December 12, 1966

Immunologic Responsiveness in Phenylketonuria

Author Affiliations

From the departments of internal medicine (Drs. Terr and Vanselow) and pediatrics (Dr. Allen), University of Michigan Medical Center, Ann Arbor. Dr. Terr is recipient of Public Health Service Research Career Development award 9-K3-AM-25428 and is now in the Department of Medicine, Western Reserve University School of Medicine, Cleveland.; John C. Heffelfinger, MD, and the staff of the Coldwater (Mich) State Home and Training School gave assistance to this study.

JAMA. 1966;198(11):1185-1188. doi:10.1001/jama.1966.03110240093033

Recent studies have demonstrated that administration of the amino acid phenylalanine (L-phenylalanine) to experimental animals will result in partial suppression of antibody responses to diptheria toxoid and sheep red blood cells and will also cause partial suppression of homograft rejection.1,2 Since patients with phenylketonuria may have markedly elevated serum phenylalanine levels, the present study was undertaken to determine if immunologic responsiveness is impaired in humans with this disorder. Antibody responses following immunization with diphtheria toxoid and Escherichia coli Vi antigen, the development of delayed hypersensitivity following administration of BCG vaccine, and serum immunoglobulin levels were studied in phenylketonuric children on normal diets and on standard low-phenylalanine diets. Similar studies were performed in nonphenylketonuric controls.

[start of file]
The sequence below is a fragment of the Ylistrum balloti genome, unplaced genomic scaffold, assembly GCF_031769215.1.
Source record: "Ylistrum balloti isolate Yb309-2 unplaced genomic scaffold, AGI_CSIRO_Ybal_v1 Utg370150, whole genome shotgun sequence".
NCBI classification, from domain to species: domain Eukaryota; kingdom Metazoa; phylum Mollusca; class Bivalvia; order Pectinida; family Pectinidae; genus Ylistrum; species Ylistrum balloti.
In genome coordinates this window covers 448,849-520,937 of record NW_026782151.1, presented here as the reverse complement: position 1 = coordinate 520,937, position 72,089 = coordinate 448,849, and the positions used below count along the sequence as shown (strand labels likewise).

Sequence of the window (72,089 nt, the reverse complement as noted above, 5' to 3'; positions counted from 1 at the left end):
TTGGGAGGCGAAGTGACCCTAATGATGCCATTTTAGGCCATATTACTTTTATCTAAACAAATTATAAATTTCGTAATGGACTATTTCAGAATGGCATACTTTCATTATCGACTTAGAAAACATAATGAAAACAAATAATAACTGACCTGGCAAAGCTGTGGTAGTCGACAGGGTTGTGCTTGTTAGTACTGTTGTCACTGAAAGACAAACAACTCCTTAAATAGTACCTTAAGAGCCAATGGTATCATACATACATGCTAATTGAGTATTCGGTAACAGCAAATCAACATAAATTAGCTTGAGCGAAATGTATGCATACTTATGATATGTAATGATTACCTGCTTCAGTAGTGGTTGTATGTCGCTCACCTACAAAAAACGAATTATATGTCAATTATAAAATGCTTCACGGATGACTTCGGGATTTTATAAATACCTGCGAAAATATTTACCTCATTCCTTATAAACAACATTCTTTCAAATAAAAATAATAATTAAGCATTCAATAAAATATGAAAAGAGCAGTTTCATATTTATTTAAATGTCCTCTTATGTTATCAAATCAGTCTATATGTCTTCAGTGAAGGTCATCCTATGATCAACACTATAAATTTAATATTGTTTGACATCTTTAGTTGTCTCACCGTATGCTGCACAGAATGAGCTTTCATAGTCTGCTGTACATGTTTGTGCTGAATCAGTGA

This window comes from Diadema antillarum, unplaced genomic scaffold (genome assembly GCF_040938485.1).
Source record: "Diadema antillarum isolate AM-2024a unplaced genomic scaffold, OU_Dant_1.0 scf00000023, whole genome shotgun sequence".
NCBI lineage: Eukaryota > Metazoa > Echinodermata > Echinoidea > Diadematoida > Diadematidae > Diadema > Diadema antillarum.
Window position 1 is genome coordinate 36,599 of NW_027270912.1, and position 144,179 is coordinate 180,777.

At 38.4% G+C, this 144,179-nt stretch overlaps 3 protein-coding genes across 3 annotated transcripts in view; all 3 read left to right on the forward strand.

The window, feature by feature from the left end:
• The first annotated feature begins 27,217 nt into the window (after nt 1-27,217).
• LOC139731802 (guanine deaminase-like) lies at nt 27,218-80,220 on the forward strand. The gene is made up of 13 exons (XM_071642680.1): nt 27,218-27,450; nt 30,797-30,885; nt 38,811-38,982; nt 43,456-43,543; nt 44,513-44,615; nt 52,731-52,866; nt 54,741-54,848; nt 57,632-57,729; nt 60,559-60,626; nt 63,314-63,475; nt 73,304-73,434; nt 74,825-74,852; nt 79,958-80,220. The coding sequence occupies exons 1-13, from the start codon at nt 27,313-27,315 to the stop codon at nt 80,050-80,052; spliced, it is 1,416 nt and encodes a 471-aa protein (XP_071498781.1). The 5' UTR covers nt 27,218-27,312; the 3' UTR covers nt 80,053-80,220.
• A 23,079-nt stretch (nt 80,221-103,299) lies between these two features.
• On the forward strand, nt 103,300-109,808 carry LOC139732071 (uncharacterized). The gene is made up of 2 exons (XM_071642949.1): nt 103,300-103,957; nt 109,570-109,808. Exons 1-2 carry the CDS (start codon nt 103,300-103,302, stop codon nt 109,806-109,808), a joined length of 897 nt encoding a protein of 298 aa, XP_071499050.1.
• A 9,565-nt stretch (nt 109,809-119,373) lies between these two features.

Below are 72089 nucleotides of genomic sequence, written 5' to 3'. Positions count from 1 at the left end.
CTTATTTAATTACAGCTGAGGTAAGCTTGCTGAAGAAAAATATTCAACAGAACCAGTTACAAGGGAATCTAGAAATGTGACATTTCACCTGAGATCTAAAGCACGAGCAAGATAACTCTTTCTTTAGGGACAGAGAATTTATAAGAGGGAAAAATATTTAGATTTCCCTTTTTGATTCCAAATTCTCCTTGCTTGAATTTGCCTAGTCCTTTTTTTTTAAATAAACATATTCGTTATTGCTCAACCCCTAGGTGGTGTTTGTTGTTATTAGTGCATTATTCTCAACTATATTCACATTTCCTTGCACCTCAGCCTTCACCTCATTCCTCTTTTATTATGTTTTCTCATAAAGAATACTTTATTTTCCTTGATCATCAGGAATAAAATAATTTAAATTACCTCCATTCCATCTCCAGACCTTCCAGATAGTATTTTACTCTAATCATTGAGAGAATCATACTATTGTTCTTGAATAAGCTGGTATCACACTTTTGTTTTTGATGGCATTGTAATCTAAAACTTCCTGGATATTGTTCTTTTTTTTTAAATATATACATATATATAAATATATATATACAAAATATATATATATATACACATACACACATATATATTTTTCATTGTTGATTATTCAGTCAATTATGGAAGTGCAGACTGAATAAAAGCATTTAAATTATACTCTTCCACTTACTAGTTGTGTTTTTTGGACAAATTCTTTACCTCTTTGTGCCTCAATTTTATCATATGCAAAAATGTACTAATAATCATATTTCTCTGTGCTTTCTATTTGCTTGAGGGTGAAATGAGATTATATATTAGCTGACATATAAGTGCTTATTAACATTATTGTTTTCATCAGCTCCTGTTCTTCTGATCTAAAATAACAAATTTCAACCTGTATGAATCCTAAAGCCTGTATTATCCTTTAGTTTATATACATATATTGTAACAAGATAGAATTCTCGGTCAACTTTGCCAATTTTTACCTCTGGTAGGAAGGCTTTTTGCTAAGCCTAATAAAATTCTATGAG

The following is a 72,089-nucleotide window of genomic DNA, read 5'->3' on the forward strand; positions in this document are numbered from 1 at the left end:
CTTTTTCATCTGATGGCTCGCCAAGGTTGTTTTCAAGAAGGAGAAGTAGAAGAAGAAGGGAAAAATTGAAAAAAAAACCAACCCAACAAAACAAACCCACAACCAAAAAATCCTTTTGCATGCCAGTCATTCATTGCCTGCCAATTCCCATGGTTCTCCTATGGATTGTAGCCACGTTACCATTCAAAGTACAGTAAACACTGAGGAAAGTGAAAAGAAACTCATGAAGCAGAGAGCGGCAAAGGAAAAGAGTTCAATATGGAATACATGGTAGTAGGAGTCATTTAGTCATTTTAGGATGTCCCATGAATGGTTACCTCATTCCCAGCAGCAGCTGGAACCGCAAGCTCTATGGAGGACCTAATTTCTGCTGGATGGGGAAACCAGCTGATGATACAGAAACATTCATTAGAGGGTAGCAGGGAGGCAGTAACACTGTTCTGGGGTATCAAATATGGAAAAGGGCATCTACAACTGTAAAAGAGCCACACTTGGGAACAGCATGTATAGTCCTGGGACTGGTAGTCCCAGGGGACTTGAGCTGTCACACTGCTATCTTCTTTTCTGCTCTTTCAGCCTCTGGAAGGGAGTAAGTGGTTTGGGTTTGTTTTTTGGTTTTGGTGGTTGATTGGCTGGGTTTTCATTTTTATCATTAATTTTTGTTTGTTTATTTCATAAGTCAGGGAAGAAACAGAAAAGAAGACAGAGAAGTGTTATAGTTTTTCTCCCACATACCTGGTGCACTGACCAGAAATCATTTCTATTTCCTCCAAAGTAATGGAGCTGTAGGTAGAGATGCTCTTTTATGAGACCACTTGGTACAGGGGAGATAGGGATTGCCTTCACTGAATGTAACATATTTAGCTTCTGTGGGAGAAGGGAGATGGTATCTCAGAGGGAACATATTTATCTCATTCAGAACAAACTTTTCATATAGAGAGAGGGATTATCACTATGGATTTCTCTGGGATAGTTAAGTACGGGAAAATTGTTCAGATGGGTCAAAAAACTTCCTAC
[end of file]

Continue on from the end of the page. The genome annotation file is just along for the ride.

Materials and Methods 

Subjects.—  Four groups of subjects (Table 1) were used for this study:

Group A.—  Children with phenylketonuria (PKU currently on a standard low-phenylalanine diet with biochemical controls.

Group B.—  Control